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Topic: ATMEGA 644 won´t work with WIZNET5100 WIZ812MJ (Read 4408 times) previous topic - next topic

WanaGo

Did you have any luck with this in the end?

I have just received the prototype boards back from the printer and have populated them, and am now just attempting to get some test code working for the Wiznet module.

I dont have the exact computer setup I had when I did my first test, so I have started again with IDE 22.
I have downloaded the arduino-extras zip file that Mark S produced on his website (www.avr-developers.com) as that has the core files for the 644P.
I compared them against the Sanguino files and there are decrepencies. I couldnt even get the Sanguino core files to compile the Ethernet library.

I then looked in the pins_arduino.h (and .c) files, and found there was no reference to the MISO, MOSI, CSK, SS for the 644P configuration, as it looks like the SPI library uses these variable declarations.

here are some examples:

In the SPI library, it has the following code:

Code: [Select]
void SPIClass::begin() {
  // Set direction register for SCK and MOSI pin.
  // MISO pin automatically overrides to INPUT.
  // When the SS pin is set as OUTPUT, it can be used as
  // a general purpose output port (it doesn't influence
  // SPI operations).

  pinMode(SCK, OUTPUT);
  pinMode(MOSI, OUTPUT);
  pinMode(SS, OUTPUT);
 
  digitalWrite(SCK, LOW);
  digitalWrite(MOSI, LOW);
  digitalWrite(SS, HIGH);


It refers to the SCK, MOSI and SS variables.
I then looked in the pins_arduino files in the modified core files from Mark S, and found this entry in the pins_arduino.h file:

Code: [Select]
#if defined(__AVR_ATmega1280__) || defined(__AVR_ATmega2560__)
const static uint8_t SS   = 53;
const static uint8_t MOSI = 51;
const static uint8_t MISO = 50;
const static uint8_t SCK  = 52;
#else
const static uint8_t SS   = 10;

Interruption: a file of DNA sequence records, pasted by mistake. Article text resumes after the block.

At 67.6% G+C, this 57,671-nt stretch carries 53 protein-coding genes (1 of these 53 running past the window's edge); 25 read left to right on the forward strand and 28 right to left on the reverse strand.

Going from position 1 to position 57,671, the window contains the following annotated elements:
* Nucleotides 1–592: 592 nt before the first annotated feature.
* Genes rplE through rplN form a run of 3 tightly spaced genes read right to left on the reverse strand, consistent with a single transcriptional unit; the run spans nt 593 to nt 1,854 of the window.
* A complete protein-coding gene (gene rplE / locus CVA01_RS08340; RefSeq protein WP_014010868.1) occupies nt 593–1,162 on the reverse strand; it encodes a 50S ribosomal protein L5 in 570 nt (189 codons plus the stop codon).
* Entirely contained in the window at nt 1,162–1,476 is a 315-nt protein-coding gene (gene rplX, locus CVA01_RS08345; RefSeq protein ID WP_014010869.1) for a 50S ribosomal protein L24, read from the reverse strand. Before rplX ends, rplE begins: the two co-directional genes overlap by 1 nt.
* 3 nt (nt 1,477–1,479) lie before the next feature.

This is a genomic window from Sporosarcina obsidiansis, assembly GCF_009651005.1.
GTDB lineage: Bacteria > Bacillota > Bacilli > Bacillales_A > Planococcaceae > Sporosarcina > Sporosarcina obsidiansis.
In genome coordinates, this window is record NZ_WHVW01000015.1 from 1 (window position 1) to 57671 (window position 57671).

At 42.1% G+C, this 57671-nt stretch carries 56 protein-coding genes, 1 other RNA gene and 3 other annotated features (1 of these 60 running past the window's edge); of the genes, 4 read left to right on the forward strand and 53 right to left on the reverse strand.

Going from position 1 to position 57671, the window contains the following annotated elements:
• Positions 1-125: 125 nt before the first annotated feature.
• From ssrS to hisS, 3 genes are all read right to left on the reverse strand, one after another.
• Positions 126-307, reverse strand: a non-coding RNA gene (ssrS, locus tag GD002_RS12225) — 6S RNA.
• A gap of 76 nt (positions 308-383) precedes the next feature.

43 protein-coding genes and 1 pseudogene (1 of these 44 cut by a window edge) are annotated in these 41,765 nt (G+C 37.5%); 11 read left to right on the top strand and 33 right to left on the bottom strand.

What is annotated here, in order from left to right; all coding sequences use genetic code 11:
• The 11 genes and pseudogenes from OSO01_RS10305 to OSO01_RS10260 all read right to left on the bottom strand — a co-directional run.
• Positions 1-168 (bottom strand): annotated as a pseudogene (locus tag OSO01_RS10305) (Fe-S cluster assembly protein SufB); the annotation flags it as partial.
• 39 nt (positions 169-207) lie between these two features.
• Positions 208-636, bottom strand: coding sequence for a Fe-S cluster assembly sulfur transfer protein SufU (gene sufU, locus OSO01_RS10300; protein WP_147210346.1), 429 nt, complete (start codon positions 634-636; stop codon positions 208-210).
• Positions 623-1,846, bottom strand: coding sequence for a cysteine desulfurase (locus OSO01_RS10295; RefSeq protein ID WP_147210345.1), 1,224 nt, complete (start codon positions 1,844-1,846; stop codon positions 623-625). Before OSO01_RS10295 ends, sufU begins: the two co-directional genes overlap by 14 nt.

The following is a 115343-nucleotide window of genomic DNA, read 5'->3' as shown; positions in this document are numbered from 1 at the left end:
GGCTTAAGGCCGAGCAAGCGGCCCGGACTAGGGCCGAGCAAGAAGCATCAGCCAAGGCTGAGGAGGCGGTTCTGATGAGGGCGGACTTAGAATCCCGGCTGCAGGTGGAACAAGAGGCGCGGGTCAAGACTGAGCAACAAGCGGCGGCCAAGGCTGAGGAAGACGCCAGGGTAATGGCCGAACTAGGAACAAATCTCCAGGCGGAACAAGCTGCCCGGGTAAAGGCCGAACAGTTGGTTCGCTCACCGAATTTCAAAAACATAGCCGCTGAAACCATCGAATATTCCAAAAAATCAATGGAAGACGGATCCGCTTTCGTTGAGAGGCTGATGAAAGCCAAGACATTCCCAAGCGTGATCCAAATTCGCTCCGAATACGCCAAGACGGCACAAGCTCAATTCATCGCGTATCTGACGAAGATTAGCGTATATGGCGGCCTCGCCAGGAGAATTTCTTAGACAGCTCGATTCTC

const static uint8_t MOSI = 11;
const static uint8_t MISO = 12;
const static uint8_t SCK  = 13;
#endif


It didn't have any listing for the 644P.
I added in this part, however still no joy:

Code: [Select]
#elif defined(__AVR_ATmega644__) || defined(__AVR_ATmega644P__)
const static uint8_t SS   = 30;
const static uint8_t MOSI = 5;
const static uint8_t MISO = 6;
const static uint8_t SCK  = 7;


SS = 30 above is how I have the Ethernet Board wired in my setup. Very crude way to do it, as all SPI devices would therefore use this, however I dont see the SPI library as being very accomidating for this anyway, as the SS is hardcoded inside the library. I am not experienced enough to know the best method to make the SPI library suitable for using multiple SPI devices at once.
Either way, I have hard coded my SS to be 30 at the moment, so I am guessing that the SPI library will therefore use this value of 30.

But as mentioned, still no joy yet.

I really cannot recall how I got it working when I did my first testing, and am now actually starting to doubt if I did infact carry out this testing on the 644P...
My memory is quite poor.

If anyone has any input I would love to hear.
I have already emailed Mark to see if he can assist.

Thanks

WanaGo

I have had a bit more of a look, trying to understand how this works.

In the Ethernet Library, there is the W5100 files that refer to the SPI.h file. So I am assuming this is the link that joins the Ethernet library to the SPI library.

Inside this file, near the bottom are the following lines, and I think these may be related to the problem, if not the cause (additional to the already mentioned).

Code: [Select]
private:
#if defined(__AVR_ATmega1280__) || defined(__AVR_ATmega2560__)
  inline static void initSS()    { DDRB  |=  _BV(4); };
  inline static void setSS()     { PORTB &= ~_BV(4); };
  inline static void resetSS()   { PORTB |=  _BV(4); };
#else
  inline static void initSS()    { DDRB  |=  _BV(2); };
  inline static void setSS()     { PORTB &= ~_BV(2); };
  inline static void resetSS()   { PORTB |=  _BV(2); };
#endif


I am not yet sure what to put here for the 644 and 644P, however I will give it some thought. I think its currently trying to do something incorrect with the SS bit, so a new number needs to be inserted instead of 2 or 4 above in a new #elif statement. I am not sure what that is at this point though, not code that I have had to try and interpret before.

WanaGo

#17
Apr 18, 2011, 08:14 am Last Edit: Apr 21, 2011, 12:41 am by WanaGo Reason: 1
Actually, I think the value in your case should be 16.
In my case, because I am not using a standard SS pin (using Digital 30, or PA1), mine should be 2 - but of PortA.

16 in Binary when mapped to Port B, is PB4 which is the SS pin.
2 in Binary when mapped to Port A, is PA1 which is my custom SS pin.


INCORRECT ABOVE SO EDITED:

Digital 30 for me is PA1, which is _BV(1), not 2 as mentioned above.
PB4 for you, which is _BV(4), not 16 as mentioned above.

I will test this once I have given my son his bath etc - :) Hopefully this is all that is required.

So you maybe need to do this:

EDITED BELOW TOO

Code: [Select]
private:
#if defined(__AVR_ATmega1280__) || defined(__AVR_ATmega2560__)
 inline static void initSS()    { DDRB  |=  _BV(4); };